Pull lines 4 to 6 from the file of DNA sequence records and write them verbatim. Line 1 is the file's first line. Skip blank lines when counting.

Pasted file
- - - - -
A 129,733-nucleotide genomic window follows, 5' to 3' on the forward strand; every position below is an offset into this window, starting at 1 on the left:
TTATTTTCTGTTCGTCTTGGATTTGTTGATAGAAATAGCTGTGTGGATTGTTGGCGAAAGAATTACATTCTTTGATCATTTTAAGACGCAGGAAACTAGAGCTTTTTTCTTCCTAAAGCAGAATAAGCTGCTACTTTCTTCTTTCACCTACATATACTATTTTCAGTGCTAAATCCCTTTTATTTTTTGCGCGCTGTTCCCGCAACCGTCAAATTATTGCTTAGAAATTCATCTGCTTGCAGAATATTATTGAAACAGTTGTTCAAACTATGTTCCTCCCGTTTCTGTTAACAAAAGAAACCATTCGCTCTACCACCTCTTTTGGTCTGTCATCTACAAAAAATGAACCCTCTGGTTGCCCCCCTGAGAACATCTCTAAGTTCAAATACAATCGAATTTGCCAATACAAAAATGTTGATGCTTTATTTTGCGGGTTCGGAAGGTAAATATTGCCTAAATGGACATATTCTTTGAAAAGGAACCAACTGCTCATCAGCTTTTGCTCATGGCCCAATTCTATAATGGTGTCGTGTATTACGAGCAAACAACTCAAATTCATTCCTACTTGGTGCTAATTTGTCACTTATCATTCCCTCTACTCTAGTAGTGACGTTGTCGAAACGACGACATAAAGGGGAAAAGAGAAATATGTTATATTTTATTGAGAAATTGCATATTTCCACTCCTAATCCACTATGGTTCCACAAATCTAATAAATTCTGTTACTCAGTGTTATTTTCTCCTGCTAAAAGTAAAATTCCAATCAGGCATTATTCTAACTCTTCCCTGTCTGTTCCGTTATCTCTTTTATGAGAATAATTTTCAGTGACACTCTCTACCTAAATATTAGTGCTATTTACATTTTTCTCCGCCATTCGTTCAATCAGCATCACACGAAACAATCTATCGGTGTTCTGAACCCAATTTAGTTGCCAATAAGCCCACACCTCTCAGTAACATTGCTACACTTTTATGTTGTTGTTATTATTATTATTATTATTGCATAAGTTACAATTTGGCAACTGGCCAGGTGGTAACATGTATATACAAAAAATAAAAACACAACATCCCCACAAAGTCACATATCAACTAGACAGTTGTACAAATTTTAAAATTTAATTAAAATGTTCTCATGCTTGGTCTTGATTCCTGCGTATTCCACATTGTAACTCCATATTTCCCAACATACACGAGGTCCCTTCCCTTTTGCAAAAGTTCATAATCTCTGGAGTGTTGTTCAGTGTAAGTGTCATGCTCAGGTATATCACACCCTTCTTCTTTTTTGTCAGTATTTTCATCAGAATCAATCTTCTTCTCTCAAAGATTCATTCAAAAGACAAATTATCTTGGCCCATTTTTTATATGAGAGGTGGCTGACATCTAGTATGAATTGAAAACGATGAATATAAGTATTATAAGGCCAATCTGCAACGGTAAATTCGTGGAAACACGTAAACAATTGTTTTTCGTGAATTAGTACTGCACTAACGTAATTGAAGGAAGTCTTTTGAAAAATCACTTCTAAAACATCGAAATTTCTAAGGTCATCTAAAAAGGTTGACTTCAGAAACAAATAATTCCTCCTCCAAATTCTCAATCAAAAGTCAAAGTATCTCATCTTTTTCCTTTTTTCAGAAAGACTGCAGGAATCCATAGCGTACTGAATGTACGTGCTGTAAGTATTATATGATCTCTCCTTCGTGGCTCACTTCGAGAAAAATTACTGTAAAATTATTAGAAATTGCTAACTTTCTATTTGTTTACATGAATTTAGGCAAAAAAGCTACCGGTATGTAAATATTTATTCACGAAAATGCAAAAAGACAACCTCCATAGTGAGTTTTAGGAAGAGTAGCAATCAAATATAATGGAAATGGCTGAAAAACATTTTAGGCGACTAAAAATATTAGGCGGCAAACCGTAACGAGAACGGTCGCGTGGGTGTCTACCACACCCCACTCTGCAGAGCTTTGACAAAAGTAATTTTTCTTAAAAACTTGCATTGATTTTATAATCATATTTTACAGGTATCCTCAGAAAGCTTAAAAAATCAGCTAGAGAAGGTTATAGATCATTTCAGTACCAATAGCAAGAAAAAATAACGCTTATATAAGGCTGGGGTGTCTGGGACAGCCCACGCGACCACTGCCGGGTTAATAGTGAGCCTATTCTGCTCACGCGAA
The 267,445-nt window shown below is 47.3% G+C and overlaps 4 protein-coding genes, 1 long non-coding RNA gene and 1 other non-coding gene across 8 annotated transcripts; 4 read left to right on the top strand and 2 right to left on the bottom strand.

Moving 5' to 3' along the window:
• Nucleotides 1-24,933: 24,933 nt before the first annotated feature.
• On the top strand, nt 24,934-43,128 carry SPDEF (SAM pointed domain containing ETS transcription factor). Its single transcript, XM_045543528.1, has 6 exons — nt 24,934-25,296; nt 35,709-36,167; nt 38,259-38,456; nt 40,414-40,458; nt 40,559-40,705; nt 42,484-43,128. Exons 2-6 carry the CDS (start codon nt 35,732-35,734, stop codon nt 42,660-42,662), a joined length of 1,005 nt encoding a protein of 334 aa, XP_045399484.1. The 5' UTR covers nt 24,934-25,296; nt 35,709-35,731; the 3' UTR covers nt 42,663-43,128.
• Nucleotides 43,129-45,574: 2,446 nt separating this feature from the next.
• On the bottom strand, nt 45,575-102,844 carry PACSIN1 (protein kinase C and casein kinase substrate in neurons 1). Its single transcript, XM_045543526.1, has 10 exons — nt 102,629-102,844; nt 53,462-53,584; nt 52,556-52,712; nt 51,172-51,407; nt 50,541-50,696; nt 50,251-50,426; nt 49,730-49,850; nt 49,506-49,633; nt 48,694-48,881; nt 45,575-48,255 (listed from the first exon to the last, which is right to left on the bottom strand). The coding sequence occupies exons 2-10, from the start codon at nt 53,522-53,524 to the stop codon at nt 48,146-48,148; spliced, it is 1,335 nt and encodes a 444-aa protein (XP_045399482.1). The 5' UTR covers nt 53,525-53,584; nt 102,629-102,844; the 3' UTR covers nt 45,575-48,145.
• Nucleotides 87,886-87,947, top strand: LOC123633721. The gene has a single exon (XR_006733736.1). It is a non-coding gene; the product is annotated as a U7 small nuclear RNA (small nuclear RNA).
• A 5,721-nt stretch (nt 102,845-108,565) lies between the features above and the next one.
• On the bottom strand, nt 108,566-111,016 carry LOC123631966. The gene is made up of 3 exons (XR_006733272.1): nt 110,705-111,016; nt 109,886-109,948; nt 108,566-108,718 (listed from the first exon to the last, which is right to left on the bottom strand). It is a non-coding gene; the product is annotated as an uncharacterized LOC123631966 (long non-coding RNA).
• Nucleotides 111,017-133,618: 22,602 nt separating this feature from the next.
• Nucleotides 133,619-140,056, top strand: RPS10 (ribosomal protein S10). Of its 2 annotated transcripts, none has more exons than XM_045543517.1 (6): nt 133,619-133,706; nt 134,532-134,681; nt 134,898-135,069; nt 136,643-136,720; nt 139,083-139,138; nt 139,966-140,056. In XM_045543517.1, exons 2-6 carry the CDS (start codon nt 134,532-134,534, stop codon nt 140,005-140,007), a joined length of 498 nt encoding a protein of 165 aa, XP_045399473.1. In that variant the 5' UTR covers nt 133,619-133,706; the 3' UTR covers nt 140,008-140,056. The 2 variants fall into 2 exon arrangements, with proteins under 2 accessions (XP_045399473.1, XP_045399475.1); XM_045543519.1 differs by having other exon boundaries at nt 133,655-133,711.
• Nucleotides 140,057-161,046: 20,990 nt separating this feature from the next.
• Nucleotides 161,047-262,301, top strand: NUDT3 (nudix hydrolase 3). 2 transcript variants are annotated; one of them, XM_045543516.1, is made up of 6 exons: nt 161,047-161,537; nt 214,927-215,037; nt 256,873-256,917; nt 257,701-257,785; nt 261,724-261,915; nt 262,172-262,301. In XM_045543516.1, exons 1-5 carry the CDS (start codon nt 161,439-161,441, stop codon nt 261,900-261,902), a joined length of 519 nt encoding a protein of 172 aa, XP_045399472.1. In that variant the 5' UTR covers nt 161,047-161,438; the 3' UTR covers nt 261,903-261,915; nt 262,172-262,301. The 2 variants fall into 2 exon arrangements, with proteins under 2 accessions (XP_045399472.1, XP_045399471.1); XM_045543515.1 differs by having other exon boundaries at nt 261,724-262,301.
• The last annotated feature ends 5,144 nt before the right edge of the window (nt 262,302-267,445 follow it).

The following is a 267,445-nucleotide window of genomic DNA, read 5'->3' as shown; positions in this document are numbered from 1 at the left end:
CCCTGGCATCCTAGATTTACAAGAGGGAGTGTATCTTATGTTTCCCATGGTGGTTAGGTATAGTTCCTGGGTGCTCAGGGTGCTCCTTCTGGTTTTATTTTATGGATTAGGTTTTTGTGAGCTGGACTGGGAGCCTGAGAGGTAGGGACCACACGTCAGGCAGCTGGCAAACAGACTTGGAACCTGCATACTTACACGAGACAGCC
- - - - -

Moving 5' to 3' along the window:
• Nucleotides 1-24,933: 24,933 nt before the first annotated feature.
• On the top strand, nt 24,934-43,128 carry SPDEF (SAM pointed domain containing ETS transcription factor). Its single transcript, XM_045543528.1, has 6 exons — nt 24,934-25,296; nt 35,709-36,167; nt 38,259-38,456; nt 40,414-40,458; nt 40,559-40,705; nt 42,484-43,128. Exons 2-6 carry the CDS (start codon nt 35,732-35,734, stop codon nt 42,660-42,662), a joined length of 1,005 nt encoding a protein of 334 aa, XP_045399484.1. The 5' UTR covers nt 24,934-25,296; nt 35,709-35,731; the 3' UTR covers nt 42,663-43,128.